Mom + Pop/Lucky Number
Leave Me Alone
It’s not easy to sound this cool. “’Cause I can take you dancing / Use me to feel home,” singer/guitarists Carlotta Cosials and Ana Perrote wail on “Garden,” the opening track on Madrid garage-rockers Hinds’ full-length debut Leave Me Alone. It’s a summery blend of laid-back, unaffected indifference and sweet and jangly intimacy that traces the remainder of the album’s 12 tracks. They nail the chill girl aesthetic and the LP is a self-portrait of a year of love, lust and parties.
The tale begins when the first incarnation of the band now known as Hinds consisted exclusively of Cosials and Perrote under the name Deers, the two who were brought together by their now ex-boyfriends, released a pair of tracks, “Bamboo” and “Trippy Gum” in July 2014. Augmented by the rhythm section of Ade Martin on bass and drummer Amber Grimbergen and a name change to Hinds, the foursome presented another two-song set in late 2014.
Highlighting the period while on the road with notables such as The Libertines, Black Lips and The Vaccines, Leave Me Alone is less an outsiders’ memento but more an invitation to rejoice. Pleasant lo-fi ramblings play as chipper, yet melancholy scenes; hazy and strolling surf rock laps under wistful lines like “And how could I show you without looking freaking mad / that I am not always gonna be around” on “Bamboo.”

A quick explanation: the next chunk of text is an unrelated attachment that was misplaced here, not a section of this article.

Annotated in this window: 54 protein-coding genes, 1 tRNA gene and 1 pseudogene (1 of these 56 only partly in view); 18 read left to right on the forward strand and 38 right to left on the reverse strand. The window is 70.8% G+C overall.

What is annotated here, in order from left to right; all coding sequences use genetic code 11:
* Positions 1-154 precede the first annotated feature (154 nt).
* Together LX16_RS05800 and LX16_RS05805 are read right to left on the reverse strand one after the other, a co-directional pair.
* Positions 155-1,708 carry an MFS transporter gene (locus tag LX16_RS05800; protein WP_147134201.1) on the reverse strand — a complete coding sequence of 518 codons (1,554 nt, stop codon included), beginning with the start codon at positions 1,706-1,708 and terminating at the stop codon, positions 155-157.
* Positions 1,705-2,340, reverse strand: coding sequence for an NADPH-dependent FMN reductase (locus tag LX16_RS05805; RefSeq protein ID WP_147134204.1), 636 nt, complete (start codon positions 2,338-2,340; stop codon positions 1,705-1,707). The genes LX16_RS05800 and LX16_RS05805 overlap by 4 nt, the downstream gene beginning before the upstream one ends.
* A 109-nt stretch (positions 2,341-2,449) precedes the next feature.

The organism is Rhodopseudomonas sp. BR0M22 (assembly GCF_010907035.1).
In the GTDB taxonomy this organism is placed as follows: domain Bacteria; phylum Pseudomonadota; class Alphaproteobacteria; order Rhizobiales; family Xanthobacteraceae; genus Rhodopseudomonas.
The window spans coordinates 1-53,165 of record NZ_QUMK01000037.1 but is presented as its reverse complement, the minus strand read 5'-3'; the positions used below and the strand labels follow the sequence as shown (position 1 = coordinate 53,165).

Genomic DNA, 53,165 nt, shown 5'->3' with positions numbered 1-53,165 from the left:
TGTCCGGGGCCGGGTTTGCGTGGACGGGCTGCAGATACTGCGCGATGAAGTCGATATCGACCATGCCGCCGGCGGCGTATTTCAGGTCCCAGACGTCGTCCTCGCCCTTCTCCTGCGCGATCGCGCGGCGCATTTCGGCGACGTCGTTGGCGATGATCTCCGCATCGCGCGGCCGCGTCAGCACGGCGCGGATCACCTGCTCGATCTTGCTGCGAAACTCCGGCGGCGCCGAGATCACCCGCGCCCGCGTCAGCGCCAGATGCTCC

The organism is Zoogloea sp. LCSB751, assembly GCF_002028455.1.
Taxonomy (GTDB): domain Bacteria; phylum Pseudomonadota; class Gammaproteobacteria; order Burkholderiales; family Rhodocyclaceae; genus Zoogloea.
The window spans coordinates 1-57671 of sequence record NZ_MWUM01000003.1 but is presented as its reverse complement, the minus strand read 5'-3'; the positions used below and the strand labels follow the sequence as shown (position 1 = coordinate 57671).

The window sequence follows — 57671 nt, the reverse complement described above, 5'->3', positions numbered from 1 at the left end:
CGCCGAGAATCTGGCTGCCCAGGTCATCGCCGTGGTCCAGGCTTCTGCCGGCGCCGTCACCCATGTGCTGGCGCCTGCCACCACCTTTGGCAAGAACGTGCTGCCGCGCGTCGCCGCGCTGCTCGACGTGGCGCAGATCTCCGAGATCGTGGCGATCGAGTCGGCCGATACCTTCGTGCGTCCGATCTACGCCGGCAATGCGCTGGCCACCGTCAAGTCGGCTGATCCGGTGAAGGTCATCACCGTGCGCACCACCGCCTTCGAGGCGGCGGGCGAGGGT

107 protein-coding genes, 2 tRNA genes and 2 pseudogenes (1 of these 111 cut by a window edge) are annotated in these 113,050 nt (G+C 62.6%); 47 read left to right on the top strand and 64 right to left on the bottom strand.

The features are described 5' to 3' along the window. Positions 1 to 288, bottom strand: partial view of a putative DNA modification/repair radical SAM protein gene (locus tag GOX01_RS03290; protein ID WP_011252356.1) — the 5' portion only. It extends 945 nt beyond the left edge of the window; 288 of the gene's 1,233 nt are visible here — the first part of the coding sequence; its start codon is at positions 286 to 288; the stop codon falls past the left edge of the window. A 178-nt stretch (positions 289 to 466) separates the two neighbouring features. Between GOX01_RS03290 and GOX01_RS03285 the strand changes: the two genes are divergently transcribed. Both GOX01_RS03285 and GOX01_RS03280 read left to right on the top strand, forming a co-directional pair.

The expertly executed juxtaposition between youthful, sun-soaked and idle instrumentation and a meandering lyrical stroll through heartbreak exemplifies the women’s wisdom and insight into their own sonic image. They’ve found their niche and stick to it steadfastly. It’s like sitting in on four friends jamming in the garage on a warm summer day, secrets being shared, insecurities laid out in the open, yet low pressure and giddy; a little sloppy and warmly charming.
From the vintage, beach-y guitar licks and crisp drumming on “Fat Calmed Kiddos” or the sweetly somber “And I Will Send Your Flowers Back,” Hinds create self-contained and self-realized moments appropriate for both the twist and slow dancing.
Hinds make not wanting to be bothered by “all that” effortless. They sonically personify the summer, or rather the waning of summer; a flower wilting, still beautiful but knowing well enough that the end is near. For Hinds, however, the end is far from in sight.
Review by Allie Volpe